Cogeneration sometimes referred to as CHP (Combined Heat and Power) or energy recycling is an efficient and cost-effective method of capturing heat lost during the production of electricity and converting it into thermal energy because energy that would be otherwise disposed as waste heat would be put to good use. Thomas Edison probably was the first to make use of cogeneration or energy recycling in 1882. His Pearl Street Station was the world’s first commercial power plant producing both electricity and thermal energy while using waste heat to warm neighboring buildings. Because of energy recycling, Edison’s plant was able to achieve 50% efficiency.
Cogeneration Benefits Cogeneration systems are up to 80% more efficient than that of the traditional power plants, which is normally around 30%. These gains of efficiency result in cost savings, as less fuel is needed to be consumed to produce the same amount of useful energy. In addition, results of cogeneration also include reduced air pollution, reduced greenhouse gas emissions, increased power reliability and reduced grid congestion.
Today, Con Edison operates seven cogeneration plants to approximately 100,000 buildings in Manhattan, the largest steam district in the U.S. The steam distribution system is the reason for the steaming manholes often seen in New York City. The European Union generates 11% of its electricity using cogeneration and energy savings in Member States ranges between 2% to 60%. Europe has the three countries with the worlds’ most intensive cogeneration economies, which are Denmark, the Netherlands and Finland. In response to the growing energy need, the US Department of Energy maintains an aggressive goal of cogeneration or CHP to comprise 20% of the US generation capacity by the year 2030.
Typical Methods of Cogeneration Include Gas Turbines, which are essentially jet engines that drive turbo generators. Multi-stage heat recovery steam generators use heat to produce steam and even hot water as the exhaust gradually loses its temperature.
Diesel Engines are very similar to the gas turbine. The diesel drives a generator for economical electricity production and then the hot exhaust can produce steam to drive another electrical generator or to provide heat for process operations as either steam or hot water.
In either case, the main goal in either case is to effectively extract every BTU of heat that would exceed normal atmospheric temperature in the final effluent stream of gas and cause it to produce electricity or usable heat such as hot water.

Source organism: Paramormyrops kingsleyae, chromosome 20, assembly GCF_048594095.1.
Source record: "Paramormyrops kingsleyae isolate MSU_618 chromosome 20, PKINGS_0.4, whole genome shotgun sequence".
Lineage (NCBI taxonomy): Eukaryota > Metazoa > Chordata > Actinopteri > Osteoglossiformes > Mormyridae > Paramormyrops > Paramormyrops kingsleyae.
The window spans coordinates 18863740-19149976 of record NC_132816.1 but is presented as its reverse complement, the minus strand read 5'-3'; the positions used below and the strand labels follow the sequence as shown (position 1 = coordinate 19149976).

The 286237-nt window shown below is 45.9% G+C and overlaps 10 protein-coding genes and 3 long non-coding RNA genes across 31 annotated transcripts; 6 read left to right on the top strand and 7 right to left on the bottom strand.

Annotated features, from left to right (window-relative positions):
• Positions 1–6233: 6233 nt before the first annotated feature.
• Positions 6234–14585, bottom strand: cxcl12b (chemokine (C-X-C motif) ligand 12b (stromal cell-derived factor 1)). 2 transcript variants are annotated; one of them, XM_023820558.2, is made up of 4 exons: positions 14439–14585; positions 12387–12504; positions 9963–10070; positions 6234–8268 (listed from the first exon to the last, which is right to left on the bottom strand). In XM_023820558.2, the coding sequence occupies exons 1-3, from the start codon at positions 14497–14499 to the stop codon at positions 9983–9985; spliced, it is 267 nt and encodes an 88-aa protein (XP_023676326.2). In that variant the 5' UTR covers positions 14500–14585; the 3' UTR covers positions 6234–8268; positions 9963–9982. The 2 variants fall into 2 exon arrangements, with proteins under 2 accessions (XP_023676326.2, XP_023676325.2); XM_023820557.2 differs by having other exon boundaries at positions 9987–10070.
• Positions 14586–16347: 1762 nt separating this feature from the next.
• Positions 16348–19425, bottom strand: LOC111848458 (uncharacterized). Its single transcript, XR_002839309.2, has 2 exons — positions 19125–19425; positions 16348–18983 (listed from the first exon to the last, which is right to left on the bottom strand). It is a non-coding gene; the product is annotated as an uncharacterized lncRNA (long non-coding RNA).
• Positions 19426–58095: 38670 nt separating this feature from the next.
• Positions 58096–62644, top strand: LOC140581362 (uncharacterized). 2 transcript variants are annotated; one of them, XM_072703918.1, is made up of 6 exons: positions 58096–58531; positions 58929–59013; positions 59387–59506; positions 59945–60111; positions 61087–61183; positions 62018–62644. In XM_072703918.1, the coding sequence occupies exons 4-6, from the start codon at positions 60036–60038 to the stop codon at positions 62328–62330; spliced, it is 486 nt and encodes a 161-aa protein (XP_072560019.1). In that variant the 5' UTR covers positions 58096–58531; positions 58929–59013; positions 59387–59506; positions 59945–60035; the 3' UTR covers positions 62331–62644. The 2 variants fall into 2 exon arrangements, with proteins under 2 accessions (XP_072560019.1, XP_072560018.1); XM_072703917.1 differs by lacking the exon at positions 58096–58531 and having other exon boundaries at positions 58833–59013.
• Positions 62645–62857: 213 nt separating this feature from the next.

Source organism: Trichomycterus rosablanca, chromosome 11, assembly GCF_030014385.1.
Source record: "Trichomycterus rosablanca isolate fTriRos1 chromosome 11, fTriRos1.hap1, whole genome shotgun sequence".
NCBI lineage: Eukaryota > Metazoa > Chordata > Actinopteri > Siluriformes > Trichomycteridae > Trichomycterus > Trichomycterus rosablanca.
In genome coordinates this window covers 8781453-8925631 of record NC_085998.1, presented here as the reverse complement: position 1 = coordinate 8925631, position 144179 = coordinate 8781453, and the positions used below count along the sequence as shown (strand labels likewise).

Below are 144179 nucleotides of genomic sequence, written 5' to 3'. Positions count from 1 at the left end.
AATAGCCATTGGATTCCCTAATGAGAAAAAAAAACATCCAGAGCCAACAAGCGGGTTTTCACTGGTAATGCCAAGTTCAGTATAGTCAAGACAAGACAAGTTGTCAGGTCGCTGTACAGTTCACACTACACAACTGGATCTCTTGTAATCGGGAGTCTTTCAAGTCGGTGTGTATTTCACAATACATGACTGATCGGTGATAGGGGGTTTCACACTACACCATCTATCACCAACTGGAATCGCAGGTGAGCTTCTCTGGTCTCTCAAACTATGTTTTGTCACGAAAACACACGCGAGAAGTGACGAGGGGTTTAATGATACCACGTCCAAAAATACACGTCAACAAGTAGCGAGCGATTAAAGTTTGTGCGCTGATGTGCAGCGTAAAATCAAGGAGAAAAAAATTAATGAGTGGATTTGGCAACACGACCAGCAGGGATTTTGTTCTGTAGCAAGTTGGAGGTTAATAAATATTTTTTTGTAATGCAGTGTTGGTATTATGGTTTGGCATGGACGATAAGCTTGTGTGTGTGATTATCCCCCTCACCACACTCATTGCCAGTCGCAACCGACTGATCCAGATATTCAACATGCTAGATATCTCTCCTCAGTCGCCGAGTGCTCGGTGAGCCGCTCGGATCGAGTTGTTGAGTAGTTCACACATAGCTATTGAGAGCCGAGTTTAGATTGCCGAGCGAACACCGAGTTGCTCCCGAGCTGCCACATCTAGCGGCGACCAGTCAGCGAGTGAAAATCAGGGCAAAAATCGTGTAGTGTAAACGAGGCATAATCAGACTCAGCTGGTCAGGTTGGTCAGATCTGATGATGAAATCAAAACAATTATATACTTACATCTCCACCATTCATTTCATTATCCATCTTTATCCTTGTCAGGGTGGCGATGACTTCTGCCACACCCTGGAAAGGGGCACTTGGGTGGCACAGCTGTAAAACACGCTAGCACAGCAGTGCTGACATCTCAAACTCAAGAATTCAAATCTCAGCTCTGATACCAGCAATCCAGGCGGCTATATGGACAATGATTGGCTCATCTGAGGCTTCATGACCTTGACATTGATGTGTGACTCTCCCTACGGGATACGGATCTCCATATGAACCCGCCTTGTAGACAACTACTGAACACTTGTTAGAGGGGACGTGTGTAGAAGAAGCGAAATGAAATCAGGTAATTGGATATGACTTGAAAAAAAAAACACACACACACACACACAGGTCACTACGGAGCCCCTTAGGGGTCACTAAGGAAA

Other Forms of Cogeneration Landfill Gas Cogeneration is a great solution because the emissions of a damaging pollutant are avoided and electricity can be generated from a free fuel. Landfill gas contains approximately 50% methane andhas a heat content of about half the value of natural gas. Capturing LFG reduces greenhouse gases while contributing to energy independence and economic benefits.
Waste to Energy Cogeneration is an excellent energy model. A waste to energy plant has
been launched in Lahti, Finland. It converts municipal waste into heat and power through the large-scale use of waste gasification, gas cleaning and high-efficiency combustion. It has a capacity of 250,000 tons of waste per year and can generate 90 MW of heat and 50 MW of electricity. This system will partially replace a coal-fired plant and will make a substantial reduction of landfill disposal in the region.
Cogeneration in Jamaica The country’s only utility company on the Island of Jamaica is already using cogeneration on a small scale. The electric company plans to use this method of energy source especially in the sugar, manufacturing and tourism industries. In addition, the country also uses solar powered streetlights in the 14 parishes. Jamaica has one operating wind turbine contributing to the grid and uses bio mass energy to primarily burn bagasses to produce steam in the sugar industry.
In this world of increasing energy requirements, cogeneration whether by diesel, gas turbines, landfill gas and waste to energy can only be a good solution not only in the United States, the European Union, but also in Small Island Developing States such as Jamaica and Haiti. Officials in Haiti might ought to take a good look at the potential of waste to energy cogeneration for its most pressing needs of both power generation and of excessive municipal waste.
Photo Credit: ell brown